“Why would a board, four whose members are brand new and none of whom gave any indication of their intention prior to their election last fall seek to dismantle a successful program without involving the public and specifically the stakeholder of AIM teachers and families?”
Ms. Unger added, “I’m not opposed to change but I am opposed to the process that occurred that night.” She continued, “When asked about a potential Brown Act violation, the public was told that no real change had been made in the program and that public discussion would take place at the very next meeting before any change was implemented, but at the very next meeting the same board voted not to renew the contract of the AIM coordinator.
“There was no reason given as to this action except for one comment that decisions such as these should be made by a permanent rather than a temporary employee. This AIM coordinator has served in her position for nearly 23 years – hardly a temporary employee.”
Frank Fox, a retired educator, said, “I’m not here to talk about the politics of what’s going on, I’m here to talk about the reality of kids. Every single kid deserves an education to the best of their ability. We live in 2015, why aren’t we now working on an individual plan for each and every kid that’s in the district?”
He said, “We take blankets like AIM… and throw it over kids. That’s not fair and that really is not necessary.” He argued that we can really find out what every kids really needs and we can really meet the need.
“We need to put politics aside and all of the machinations of firing teachers, it’s madness,” he stated. “If we say this kid is more special than this other kid that is really discriminatory.” He spent 42 years as a teacher and professor, “and I still feel as passionately about that as I did 42 years ago.” He added, “Everybody’s special.”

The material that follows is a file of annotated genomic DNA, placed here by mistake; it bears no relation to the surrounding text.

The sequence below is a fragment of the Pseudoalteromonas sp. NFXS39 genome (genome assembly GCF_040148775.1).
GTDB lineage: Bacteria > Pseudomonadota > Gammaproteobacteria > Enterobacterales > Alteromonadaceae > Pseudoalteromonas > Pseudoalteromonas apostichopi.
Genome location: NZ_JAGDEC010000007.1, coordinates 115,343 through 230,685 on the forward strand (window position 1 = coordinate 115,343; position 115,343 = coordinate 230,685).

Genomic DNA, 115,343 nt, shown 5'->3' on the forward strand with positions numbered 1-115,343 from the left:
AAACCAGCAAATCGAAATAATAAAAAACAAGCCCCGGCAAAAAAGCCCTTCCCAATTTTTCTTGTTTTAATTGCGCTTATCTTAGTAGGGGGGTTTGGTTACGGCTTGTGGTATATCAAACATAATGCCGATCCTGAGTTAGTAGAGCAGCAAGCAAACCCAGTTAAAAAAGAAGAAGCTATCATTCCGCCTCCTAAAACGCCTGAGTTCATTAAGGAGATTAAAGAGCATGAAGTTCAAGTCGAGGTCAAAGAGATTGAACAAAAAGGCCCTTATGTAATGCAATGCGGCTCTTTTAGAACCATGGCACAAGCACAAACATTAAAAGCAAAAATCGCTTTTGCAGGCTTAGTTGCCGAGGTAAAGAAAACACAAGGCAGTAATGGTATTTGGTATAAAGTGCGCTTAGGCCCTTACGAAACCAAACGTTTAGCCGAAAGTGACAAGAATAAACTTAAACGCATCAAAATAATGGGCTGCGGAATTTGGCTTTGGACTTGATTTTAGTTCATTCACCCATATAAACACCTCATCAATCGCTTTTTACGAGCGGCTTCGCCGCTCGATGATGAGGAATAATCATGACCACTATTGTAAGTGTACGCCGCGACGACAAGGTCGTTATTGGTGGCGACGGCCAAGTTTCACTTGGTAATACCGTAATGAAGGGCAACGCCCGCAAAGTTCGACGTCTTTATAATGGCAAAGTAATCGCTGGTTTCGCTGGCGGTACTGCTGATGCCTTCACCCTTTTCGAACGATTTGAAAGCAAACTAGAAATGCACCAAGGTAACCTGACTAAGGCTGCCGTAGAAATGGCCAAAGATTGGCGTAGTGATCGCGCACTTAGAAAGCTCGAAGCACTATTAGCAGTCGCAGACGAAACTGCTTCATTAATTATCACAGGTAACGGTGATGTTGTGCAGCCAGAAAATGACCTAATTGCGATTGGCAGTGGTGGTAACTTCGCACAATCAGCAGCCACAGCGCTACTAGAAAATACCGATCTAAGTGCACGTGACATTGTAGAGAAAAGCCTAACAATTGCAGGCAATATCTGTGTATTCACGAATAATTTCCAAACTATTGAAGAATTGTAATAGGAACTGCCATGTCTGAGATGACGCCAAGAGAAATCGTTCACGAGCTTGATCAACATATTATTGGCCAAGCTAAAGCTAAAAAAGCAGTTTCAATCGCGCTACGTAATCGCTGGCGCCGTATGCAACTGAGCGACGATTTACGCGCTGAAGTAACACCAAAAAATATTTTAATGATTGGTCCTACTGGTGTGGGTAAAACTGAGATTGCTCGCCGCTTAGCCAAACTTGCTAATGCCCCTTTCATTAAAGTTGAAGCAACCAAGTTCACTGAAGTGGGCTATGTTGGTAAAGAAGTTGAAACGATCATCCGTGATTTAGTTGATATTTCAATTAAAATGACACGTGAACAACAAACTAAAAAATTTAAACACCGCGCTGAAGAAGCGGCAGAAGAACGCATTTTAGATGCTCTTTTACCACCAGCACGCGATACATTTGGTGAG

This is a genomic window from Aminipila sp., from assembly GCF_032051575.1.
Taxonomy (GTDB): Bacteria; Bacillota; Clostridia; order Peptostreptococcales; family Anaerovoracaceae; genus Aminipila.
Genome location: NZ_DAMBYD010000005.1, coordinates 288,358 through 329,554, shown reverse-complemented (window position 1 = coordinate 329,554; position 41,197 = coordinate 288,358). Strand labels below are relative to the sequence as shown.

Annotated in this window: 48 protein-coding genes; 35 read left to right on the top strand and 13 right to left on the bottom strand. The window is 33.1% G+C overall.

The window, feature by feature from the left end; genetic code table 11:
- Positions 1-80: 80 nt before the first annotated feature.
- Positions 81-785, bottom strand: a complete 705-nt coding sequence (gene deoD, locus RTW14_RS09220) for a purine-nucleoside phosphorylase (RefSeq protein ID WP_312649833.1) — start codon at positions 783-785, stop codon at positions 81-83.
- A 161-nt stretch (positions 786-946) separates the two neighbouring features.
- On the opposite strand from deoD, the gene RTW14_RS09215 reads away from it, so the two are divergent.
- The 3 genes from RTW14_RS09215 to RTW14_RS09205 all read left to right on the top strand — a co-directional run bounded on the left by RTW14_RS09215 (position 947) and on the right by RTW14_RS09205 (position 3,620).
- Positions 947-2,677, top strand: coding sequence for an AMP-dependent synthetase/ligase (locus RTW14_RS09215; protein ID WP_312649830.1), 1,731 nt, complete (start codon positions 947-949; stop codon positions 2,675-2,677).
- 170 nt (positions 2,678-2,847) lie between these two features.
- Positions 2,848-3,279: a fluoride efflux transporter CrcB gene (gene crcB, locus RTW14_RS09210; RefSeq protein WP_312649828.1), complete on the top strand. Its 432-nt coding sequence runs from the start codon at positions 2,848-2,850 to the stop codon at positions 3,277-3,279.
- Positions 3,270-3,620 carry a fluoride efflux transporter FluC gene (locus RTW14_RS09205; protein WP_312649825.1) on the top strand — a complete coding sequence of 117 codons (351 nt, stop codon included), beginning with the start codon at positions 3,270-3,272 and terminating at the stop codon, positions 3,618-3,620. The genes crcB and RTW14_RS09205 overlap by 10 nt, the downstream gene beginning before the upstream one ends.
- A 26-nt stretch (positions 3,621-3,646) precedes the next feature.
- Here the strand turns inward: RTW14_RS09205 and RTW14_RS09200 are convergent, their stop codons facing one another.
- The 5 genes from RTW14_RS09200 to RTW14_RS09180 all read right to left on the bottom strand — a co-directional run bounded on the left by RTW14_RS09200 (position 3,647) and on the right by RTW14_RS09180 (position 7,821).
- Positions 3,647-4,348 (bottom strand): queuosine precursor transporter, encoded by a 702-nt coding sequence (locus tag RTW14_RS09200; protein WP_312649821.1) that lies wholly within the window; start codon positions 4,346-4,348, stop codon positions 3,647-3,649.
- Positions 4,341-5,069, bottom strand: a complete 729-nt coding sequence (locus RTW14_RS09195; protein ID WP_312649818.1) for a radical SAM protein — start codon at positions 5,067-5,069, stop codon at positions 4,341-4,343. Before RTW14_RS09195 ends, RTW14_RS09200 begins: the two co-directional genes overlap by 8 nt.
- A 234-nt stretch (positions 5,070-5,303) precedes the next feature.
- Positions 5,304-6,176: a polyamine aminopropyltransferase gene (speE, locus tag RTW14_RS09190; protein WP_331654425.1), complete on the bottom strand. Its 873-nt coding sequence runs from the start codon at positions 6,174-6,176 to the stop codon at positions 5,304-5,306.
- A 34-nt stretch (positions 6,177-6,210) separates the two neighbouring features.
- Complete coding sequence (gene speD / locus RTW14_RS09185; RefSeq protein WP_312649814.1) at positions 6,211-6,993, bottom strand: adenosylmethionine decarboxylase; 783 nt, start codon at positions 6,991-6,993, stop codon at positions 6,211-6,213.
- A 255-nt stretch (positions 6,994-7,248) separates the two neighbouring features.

Alan Hirsch noted that there is a lot of concern about parents “getting a rigorous education for their kids.” He noted his daughter was bored in her classes. He put her in the GATE classes “and she was bored. She’s now at Da Vinci, she’s still bored.”
He noted that we have a tracking program for high-achieving students but “the science says that tracking doesn’t work. I think the top schools are moving away from that.”
Mr. Hirsch argued that “we don’t have a GATE program anymore. Most of the kids in the program don’t have those needs. We have a tracking program – kids that qualify for the program and don’t get in, they get lost. We don’t emphasize differentiation – and that’s not fair and that’s not right.”
Jill Van Zanten said, “I think what the board has decided to do is quite simple and justified.” She said, “That is look at what the AIM program is supposed to be and do by definition and compare that to actual practice of how kids are selected to this program and get the definition and the practice better aligned.”
She called the end of private testing “a modest first step.” The second step is to “reevaluate the retesting instruments being used by the district to make sure that whatever instruments we use actually help identify kids who need to be in the gifted classroom.”
The third step, the biggest, is to expand “best practices of differentiated instruction in every classroom in the district so that every child receives the engaging and rigorous instruction that they deserve.”
The Vanguard will have the final segment of public comment in a future installment.
—David M. Greenwald reporting